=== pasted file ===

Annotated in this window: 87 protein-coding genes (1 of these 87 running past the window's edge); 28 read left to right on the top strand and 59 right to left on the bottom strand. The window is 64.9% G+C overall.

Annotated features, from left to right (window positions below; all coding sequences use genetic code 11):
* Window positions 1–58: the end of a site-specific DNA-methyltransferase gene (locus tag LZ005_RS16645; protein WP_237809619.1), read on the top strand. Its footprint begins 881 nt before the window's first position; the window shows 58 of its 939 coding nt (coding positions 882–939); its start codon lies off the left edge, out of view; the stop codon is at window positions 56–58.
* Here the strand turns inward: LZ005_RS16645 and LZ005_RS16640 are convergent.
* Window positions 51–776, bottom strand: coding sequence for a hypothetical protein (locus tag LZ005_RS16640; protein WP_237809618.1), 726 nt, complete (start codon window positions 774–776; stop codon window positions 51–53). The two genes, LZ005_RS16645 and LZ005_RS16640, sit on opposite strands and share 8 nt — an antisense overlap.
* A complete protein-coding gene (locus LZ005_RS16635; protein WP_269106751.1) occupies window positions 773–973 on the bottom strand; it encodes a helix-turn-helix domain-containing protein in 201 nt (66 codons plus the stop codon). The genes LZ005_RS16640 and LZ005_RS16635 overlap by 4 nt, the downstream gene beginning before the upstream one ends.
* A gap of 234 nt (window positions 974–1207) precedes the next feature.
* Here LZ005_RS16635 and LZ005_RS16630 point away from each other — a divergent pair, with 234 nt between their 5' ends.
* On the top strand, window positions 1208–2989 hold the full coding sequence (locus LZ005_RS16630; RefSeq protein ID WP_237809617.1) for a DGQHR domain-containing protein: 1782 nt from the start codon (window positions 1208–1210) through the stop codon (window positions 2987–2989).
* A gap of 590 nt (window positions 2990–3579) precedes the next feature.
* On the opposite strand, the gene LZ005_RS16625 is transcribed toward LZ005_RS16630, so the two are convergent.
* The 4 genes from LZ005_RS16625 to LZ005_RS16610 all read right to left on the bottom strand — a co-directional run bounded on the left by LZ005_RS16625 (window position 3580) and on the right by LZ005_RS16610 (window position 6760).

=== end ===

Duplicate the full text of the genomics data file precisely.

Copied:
Annotated in this window: 87 protein-coding genes (1 of these 87 running past the window's edge); 28 read left to right on the top strand and 59 right to left on the bottom strand. The window is 64.9% G+C overall.

Annotated features, from left to right (window positions below; all coding sequences use genetic code 11):
* Window positions 1–58: the end of a site-specific DNA-methyltransferase gene (locus tag LZ005_RS16645; protein WP_237809619.1), read on the top strand. Its footprint begins 881 nt before the window's first position; the window shows 58 of its 939 coding nt (coding positions 882–939); its start codon lies off the left edge, out of view; the stop codon is at window positions 56–58.
* Here the strand turns inward: LZ005_RS16645 and LZ005_RS16640 are convergent.
* Window positions 51–776, bottom strand: coding sequence for a hypothetical protein (locus tag LZ005_RS16640; protein WP_237809618.1), 726 nt, complete (start codon window positions 774–776; stop codon window positions 51–53). The two genes, LZ005_RS16645 and LZ005_RS16640, sit on opposite strands and share 8 nt — an antisense overlap.
* A complete protein-coding gene (locus LZ005_RS16635; protein WP_269106751.1) occupies window positions 773–973 on the bottom strand; it encodes a helix-turn-helix domain-containing protein in 201 nt (66 codons plus the stop codon). The genes LZ005_RS16640 and LZ005_RS16635 overlap by 4 nt, the downstream gene beginning before the upstream one ends.
* A gap of 234 nt (window positions 974–1207) precedes the next feature.
* Here LZ005_RS16635 and LZ005_RS16630 point away from each other — a divergent pair, with 234 nt between their 5' ends.
* On the top strand, window positions 1208–2989 hold the full coding sequence (locus LZ005_RS16630; RefSeq protein ID WP_237809617.1) for a DGQHR domain-containing protein: 1782 nt from the start codon (window positions 1208–1210) through the stop codon (window positions 2987–2989).
* A gap of 590 nt (window positions 2990–3579) precedes the next feature.
* On the opposite strand, the gene LZ005_RS16625 is transcribed toward LZ005_RS16630, so the two are convergent.
* The 4 genes from LZ005_RS16625 to LZ005_RS16610 all read right to left on the bottom strand — a co-directional run bounded on the left by LZ005_RS16625 (window position 3580) and on the right by LZ005_RS16610 (window position 6760).